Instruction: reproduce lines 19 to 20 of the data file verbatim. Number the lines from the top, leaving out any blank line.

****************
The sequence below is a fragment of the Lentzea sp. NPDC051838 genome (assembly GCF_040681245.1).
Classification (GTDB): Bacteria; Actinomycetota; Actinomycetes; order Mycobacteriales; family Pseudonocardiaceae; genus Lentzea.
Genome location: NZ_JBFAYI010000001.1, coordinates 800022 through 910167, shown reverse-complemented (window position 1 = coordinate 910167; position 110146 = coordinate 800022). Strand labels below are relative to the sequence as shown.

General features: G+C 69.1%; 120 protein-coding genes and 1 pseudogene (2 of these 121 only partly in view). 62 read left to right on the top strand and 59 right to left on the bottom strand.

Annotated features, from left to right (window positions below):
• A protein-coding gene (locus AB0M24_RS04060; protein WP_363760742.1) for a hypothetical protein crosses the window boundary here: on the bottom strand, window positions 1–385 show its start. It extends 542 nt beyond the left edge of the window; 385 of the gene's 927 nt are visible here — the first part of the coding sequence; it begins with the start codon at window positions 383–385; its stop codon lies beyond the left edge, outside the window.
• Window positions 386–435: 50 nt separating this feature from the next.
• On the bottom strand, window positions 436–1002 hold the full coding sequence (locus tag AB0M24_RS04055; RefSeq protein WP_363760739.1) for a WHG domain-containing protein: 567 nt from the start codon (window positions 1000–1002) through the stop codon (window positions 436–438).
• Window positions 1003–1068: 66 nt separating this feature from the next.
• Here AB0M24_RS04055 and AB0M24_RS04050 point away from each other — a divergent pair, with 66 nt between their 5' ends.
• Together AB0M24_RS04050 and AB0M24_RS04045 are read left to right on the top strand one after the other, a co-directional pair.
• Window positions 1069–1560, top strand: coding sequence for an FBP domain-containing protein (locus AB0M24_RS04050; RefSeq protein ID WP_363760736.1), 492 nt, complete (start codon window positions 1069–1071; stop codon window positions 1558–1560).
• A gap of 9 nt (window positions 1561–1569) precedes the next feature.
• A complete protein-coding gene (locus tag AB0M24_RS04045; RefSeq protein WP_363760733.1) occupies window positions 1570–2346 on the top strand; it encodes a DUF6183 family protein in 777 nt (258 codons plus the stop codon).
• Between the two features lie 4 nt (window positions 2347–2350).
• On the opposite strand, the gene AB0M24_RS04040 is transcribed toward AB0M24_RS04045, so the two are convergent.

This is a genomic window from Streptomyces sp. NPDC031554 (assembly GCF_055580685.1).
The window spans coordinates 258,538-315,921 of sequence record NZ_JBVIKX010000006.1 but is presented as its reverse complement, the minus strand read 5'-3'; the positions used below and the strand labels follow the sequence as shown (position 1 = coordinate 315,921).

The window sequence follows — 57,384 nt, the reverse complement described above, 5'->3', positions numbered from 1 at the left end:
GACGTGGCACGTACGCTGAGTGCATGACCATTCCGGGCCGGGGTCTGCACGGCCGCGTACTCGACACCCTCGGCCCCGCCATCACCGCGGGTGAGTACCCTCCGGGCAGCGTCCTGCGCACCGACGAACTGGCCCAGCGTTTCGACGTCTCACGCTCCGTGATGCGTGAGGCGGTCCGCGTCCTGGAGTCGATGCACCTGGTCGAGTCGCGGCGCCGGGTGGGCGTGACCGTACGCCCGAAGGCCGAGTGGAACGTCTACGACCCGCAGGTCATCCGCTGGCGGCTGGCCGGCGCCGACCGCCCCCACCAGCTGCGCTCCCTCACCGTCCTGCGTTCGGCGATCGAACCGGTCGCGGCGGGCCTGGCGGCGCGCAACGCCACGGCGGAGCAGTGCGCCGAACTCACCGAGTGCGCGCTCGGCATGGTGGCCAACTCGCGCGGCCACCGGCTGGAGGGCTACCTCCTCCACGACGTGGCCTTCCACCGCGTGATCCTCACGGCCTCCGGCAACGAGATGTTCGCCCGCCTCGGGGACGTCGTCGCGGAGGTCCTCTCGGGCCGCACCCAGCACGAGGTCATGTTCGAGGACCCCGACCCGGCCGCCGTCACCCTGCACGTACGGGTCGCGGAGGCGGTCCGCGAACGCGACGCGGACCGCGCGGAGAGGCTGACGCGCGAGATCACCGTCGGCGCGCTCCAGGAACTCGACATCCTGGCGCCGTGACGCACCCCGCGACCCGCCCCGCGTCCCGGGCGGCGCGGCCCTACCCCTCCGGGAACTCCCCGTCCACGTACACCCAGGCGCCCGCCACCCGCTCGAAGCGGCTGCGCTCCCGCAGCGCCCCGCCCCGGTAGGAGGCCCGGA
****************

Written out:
The window sequence follows — 57,384 nt, the reverse complement described above, 5'->3', positions numbered from 1 at the left end:
GACGTGGCACGTACGCTGAGTGCATGACCATTCCGGGCCGGGGTCTGCACGGCCGCGTACTCGACACCCTCGGCCCCGCCATCACCGCGGGTGAGTACCCTCCGGGCAGCGTCCTGCGCACCGACGAACTGGCCCAGCGTTTCGACGTCTCACGCTCCGTGATGCGTGAGGCGGTCCGCGTCCTGGAGTCGATGCACCTGGTCGAGTCGCGGCGCCGGGTGGGCGTGACCGTACGCCCGAAGGCCGAGTGGAACGTCTACGACCCGCAGGTCATCCGCTGGCGGCTGGCCGGCGCCGACCGCCCCCACCAGCTGCGCTCCCTCACCGTCCTGCGTTCGGCGATCGAACCGGTCGCGGCGGGCCTGGCGGCGCGCAACGCCACGGCGGAGCAGTGCGCCGAACTCACCGAGTGCGCGCTCGGCATGGTGGCCAACTCGCGCGGCCACCGGCTGGAGGGCTACCTCCTCCACGACGTGGCCTTCCACCGCGTGATCCTCACGGCCTCCGGCAACGAGATGTTCGCCCGCCTCGGGGACGTCGTCGCGGAGGTCCTCTCGGGCCGCACCCAGCACGAGGTCATGTTCGAGGACCCCGACCCGGCCGCCGTCACCCTGCACGTACGGGTCGCGGAGGCGGTCCGCGAACGCGACGCGGACCGCGCGGAGAGGCTGACGCGCGAGATCACCGTCGGCGCGCTCCAGGAACTCGACATCCTGGCGCCGTGACGCACCCCGCGACCCGCCCCGCGTCCCGGGCGGCGCGGCCCTACCCCTCCGGGAACTCCCCGTCCACGTACACCCAGGCGCCCGCCACCCGCTCGAAGCGGCTGCGCTCCCGCAGCGCCCCGCCCCGGTAGGAGGCCCGGA